Claudia Emerson

(13 January 1957 / Chatham, Virginia)


Poem by Claudia Emerson

The household sells in a morning, but when

they cannot let the house itself go for

the near-nothing it brings at auction,

the children, all beyond their middle years,

carry her back to it, the mortgage now

a dead pledge of patience. Almost emptied,

there is little evidence that she ever

lived in it: a rented hospital bed

in the kitchen where the breakfast table

stood, a borrowed coffee pot, chair,

a cot for the daughter she knows, and then does not.

But the world seems almost right, the near-

familiar curtainless windows, the room

neat, shadow-severed, her body’s thinness,

like her gown’s, a comfort now. Perhaps

she thinks it death and the place a lesser

heaven, the hereafter a bed, the night

to herself, rain percussive in the gutters—

enough. But like hers, the light sleep of spring

has worsened—forsythia blooming

in what should be deep winter outside

the window—until it resembles the shallow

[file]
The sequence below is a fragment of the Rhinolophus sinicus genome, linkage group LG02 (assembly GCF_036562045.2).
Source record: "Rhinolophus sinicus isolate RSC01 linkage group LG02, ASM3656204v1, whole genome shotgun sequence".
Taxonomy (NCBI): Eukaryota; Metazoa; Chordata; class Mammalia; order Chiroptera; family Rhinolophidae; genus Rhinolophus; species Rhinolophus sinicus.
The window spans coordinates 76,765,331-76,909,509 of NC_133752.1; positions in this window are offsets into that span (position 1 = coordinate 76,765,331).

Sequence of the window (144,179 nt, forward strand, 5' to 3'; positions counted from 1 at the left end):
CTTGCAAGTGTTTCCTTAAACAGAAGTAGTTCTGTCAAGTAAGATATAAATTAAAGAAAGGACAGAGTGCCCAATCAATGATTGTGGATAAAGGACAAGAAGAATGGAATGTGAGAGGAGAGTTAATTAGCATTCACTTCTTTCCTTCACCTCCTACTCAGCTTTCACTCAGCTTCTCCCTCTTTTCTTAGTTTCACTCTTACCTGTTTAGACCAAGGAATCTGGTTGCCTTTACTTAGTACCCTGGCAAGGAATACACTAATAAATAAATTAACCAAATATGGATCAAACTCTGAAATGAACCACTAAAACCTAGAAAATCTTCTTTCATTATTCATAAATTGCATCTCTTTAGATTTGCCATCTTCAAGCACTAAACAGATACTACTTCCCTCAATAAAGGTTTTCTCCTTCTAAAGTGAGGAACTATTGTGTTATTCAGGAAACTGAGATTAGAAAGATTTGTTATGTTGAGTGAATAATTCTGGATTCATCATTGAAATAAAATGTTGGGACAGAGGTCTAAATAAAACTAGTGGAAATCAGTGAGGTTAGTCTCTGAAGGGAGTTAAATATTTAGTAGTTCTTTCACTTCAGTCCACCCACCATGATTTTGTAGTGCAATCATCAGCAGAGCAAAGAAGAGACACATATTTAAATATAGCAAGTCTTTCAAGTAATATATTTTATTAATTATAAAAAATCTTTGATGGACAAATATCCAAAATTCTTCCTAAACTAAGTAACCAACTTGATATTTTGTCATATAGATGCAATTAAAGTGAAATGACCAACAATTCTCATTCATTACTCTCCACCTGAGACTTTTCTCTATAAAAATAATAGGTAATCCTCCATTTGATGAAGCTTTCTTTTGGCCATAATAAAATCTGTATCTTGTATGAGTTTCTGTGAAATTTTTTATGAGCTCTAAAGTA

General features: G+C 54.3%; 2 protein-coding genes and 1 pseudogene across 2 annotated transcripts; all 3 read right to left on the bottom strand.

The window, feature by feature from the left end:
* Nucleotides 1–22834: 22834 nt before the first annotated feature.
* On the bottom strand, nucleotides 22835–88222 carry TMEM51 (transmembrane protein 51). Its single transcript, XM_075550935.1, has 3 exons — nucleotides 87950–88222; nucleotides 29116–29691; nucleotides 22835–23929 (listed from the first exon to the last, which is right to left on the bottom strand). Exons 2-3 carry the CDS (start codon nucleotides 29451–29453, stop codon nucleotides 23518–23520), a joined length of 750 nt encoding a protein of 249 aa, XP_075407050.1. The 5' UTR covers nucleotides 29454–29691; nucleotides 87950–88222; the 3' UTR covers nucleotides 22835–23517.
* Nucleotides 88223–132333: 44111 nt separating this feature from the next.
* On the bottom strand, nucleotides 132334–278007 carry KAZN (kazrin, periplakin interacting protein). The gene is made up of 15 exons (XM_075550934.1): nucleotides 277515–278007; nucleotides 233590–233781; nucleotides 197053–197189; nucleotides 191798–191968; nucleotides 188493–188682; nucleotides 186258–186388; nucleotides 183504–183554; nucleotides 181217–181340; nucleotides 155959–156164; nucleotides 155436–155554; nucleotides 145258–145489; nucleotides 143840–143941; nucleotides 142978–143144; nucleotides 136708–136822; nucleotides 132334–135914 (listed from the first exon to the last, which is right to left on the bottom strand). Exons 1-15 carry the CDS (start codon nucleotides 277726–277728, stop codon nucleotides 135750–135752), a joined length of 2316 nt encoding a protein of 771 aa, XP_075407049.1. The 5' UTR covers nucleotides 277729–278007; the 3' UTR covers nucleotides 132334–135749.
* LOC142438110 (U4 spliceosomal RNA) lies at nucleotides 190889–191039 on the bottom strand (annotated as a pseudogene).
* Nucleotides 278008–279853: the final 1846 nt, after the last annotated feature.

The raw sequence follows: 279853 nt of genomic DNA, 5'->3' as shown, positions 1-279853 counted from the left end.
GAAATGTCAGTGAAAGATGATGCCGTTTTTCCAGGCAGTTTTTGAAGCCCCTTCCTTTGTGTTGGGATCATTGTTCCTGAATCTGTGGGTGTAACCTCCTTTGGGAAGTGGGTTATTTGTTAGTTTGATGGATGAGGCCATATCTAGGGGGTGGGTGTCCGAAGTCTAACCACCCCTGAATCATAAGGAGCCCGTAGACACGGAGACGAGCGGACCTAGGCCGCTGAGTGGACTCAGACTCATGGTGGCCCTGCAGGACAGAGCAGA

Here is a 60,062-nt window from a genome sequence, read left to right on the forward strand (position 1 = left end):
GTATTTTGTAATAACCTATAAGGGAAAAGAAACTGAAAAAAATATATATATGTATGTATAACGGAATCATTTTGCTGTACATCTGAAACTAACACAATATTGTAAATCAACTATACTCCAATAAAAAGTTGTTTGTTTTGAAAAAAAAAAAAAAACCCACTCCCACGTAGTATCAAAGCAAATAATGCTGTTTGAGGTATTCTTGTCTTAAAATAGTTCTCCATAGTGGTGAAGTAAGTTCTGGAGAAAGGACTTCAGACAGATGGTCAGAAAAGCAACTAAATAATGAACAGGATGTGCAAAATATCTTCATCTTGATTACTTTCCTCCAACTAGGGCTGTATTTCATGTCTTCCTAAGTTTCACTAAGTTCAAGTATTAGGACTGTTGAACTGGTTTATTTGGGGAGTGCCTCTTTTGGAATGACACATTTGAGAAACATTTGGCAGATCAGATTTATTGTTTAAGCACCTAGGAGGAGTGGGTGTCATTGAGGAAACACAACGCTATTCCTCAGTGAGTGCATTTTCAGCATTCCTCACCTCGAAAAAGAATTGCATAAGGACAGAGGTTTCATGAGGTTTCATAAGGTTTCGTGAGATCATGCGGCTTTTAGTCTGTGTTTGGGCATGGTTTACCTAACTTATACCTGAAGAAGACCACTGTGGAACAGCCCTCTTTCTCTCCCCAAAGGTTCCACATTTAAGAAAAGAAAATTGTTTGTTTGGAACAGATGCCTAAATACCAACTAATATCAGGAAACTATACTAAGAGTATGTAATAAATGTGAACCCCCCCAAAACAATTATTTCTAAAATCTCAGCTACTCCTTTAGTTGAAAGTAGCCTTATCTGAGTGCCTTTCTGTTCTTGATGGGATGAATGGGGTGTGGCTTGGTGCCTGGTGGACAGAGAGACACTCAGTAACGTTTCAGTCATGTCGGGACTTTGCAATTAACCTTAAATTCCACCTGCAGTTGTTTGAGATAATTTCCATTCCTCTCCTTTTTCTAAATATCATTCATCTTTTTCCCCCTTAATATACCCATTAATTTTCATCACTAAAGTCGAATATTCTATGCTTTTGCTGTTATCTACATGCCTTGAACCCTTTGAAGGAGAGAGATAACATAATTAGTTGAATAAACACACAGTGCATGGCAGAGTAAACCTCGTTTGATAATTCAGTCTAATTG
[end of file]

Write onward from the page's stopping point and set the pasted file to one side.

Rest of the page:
sleep of a house with a newborn in it,

a middle child she never saw, a boy

who lived not one whole day (an afternoon?

an evening?) sixty years ago in late

August. And as though born without a mouth,

like a summer moth, he never suckled

and was buried without a name. She had waked to that—

that cusp of summer, crape myrtles’ clotted

blooms languishing, anemic, the cicadas

exuberant as they have always been

in their clumsy dying.

This middle-born

is now the nearer, no, the only child.

The undertaker’s wife has not bathed

and dressed him; the first day’s night instead

has passed, quickening into another

day, and another, and he is again awake,

his fist gripping a spindle of turned light,

and he is ravenous in his cradle of air.

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Poem Submitted: Wednesday, March 21, 2012